What do you get out of Mass?

By Mary Lynn Hendrickson| Print this pagePrint | Email this pageShare
Article Parish Life Prayer and Sacraments

No doubt U.S. Catholic Reader C. Wall of Woodstock, Illinois speaks for many when she succinctly sums up what does and doesn't make for a good experience of the Mass. Good: "My family by my side, great homily, with a community I know." And the clinkers? "Poor, long, aimless homilies. Music I can't sing along with."


Not-so-special delivery

By Kevin Clarke| Print this pagePrint | Email this pageShare
Article Environment
Sometimes the toxic waste is not just in babies' diapers.

The samples reviewed by the researchers at the Washington based Environmental Working Group contained on average more than 200 contaminants. Among them mercury, gasoline, waste by-products from coal and garbage burning, toxic traces of eight petroleum-based chemicals, carcinogenic residue from dozens of widely used flame retardants, pesticides, and much more.


The Creed: Do you believe what you just said?

By R. Scott Appleby| Print this pagePrint | Email this pageShare
Article Prayer and Sacraments Scripture and Theology

I once knew a young priest, an affable fellow and gifted liturgist, who nonetheless had the annoying habit of omitting the Creed when he presided at Mass. On one occasion when I served as lector and he as presider, he explained to me privately his aversion to the profession of faith.


Do this in memory of me, but do it well

By A U.S. Catholic interview| Print this pagePrint | Email this pageShare
Article Prayer and Sacraments
In an interview with U.S. Catholic, Bishop Kenneth Edward Untener shared his vision of a nourishing liturgy and united church.

You've written about the busyness in parishes these days. How is that a problem?


Do this in memory of me, but do it well

By A U.S. Catholic interview| Print this pagePrint | Email this pageShare
Article Prayer and Sacraments
In an interview with U.S. Catholic, Bishop Kenneth Edward Untener shared his vision of a nourishing liturgy and united church.

You've written about the busyness in parishes these days. How is that a problem?


Faithful departures: How Catholics face the end of life

By Robert J. McClory| Print this pagePrint | Email this pageShare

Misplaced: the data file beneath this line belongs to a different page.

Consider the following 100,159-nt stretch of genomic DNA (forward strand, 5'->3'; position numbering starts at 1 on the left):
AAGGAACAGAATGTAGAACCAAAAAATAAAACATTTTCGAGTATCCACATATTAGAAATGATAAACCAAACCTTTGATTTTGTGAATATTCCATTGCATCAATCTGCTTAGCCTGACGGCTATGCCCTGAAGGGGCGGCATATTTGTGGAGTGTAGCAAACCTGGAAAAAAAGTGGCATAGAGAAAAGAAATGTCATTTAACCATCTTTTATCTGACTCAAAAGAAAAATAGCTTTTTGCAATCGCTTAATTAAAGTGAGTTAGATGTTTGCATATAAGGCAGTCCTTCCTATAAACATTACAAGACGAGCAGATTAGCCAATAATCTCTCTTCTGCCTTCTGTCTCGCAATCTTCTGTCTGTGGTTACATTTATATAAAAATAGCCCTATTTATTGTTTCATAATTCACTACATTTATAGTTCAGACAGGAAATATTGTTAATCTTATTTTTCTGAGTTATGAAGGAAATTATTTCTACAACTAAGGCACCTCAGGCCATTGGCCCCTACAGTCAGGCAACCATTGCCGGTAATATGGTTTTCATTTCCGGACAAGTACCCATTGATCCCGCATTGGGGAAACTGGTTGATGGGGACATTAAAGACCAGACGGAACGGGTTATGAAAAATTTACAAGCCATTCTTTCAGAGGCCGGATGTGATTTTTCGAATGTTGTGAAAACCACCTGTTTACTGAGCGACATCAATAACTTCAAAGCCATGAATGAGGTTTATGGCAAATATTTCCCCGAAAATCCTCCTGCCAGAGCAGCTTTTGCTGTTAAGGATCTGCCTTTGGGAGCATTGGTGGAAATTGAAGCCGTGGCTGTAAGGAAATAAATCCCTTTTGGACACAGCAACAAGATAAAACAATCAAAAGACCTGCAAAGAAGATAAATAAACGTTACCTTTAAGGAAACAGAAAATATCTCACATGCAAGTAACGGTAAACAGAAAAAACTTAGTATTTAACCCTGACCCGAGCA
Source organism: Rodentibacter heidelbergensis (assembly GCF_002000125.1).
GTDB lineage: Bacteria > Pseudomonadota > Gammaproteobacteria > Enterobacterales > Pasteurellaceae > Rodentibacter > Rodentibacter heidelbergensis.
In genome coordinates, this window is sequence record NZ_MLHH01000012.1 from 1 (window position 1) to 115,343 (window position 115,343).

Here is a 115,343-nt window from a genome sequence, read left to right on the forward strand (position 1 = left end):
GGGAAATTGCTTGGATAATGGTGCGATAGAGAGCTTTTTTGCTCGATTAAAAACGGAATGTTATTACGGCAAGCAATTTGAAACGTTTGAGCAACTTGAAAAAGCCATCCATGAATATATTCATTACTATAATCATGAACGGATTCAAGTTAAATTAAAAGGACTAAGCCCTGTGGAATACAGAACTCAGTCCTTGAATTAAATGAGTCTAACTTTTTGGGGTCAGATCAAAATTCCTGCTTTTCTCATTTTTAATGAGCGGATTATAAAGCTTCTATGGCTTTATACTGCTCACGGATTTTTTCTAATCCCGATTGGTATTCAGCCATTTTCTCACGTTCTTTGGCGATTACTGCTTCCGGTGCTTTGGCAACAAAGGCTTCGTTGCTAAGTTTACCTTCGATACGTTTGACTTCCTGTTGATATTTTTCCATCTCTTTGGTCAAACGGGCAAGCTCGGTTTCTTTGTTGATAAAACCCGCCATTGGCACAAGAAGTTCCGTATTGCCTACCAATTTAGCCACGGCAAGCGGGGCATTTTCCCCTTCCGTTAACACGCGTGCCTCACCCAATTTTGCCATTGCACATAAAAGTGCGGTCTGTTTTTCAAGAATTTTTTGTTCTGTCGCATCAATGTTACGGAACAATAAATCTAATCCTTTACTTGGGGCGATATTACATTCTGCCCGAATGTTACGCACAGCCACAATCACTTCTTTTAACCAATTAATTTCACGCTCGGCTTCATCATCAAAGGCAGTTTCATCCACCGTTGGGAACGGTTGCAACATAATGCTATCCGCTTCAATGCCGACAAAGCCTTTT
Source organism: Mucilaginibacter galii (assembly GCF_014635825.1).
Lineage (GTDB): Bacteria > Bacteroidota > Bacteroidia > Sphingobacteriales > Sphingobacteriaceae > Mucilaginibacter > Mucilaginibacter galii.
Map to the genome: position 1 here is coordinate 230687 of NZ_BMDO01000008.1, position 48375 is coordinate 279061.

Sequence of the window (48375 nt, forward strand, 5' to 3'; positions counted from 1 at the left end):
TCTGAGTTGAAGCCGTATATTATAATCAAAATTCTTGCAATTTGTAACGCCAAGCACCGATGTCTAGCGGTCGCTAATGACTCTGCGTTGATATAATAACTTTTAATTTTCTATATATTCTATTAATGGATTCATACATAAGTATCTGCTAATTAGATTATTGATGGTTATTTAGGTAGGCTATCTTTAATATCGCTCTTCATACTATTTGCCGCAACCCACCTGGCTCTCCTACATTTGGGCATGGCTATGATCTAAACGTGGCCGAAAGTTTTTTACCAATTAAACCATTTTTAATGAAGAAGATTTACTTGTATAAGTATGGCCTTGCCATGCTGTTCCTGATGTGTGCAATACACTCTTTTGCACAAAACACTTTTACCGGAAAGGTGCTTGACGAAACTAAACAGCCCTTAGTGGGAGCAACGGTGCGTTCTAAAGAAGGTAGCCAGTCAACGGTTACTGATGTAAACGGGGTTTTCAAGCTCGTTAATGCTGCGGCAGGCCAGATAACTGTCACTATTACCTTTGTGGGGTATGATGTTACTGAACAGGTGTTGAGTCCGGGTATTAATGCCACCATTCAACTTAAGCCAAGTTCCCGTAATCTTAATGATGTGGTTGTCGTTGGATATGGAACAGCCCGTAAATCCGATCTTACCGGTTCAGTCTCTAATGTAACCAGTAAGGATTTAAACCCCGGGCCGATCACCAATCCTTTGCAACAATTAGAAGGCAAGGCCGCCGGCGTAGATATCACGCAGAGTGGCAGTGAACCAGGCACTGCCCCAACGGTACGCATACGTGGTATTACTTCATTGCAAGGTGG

Article Prayer and Sacraments Spirituality

In these latter years of the 20th century, matters related to "letting go" or not letting go have attained great prominence. The slogans can be as confusing as they are diverse: right to life; right to privacy; death with dignity; physician-assisted suicide; euthanasia; palliative care. Scarcely a week goes by without some development in the debate over what must be done or not done for the dying.


Five prayers Catholics can take to heart

By Bishop Robert F. Morneau| Print this pagePrint | Email this pageShare
Article Prayer and Sacraments

The issue of prayer is not prayer; the issue of prayer is God. One cannot pray unless he has faith in his own ability to accost the infinite, merciful, eternal God.-Jewish Rabbi Abraham Joshua Heschel, Man's Quest for God (Hudson River, 1981)


Five prayers Catholics can take to heart

By Bishop Robert F. Morneau| Print this pagePrint | Email this pageShare
Article Prayer and Sacraments

The issue of prayer is not prayer; the issue of prayer is God. One cannot pray unless he has faith in his own ability to accost the infinite, merciful, eternal God.-Jewish Rabbi Abraham Joshua Heschel, Man's Quest for God (Hudson River, 1981)


The rite way to welcome new Catholics

By Tim Unsworth| Print this pagePrint | Email this pageShare
Article Prayer and Sacraments

The Rite of Christian Initiation of Adults (RCIA) is conceptually akin to the building of a church. Further, it reminds one of the miracle of the loaves and fishes.

Fueled largely by the personal experiences of faith of all involved, it multiplies graces and fills baskets with the leftovers of the experience of what it really means to be Catholic.


What happened to the rosary at wakes?

By Father James Field| Print this pagePrint | Email this pageShare
Article Prayer and Sacraments

One way of evacuating a funeral home via the back door is to have a priest come up the front stairs. Catholics of a certain vintage, such as those with vague lingering memories of the sinking of the Lusitania, may dread getting caught up in a moment of prayer. "Oh Lord!" they cry, "Hear comes himself for the rosary!"


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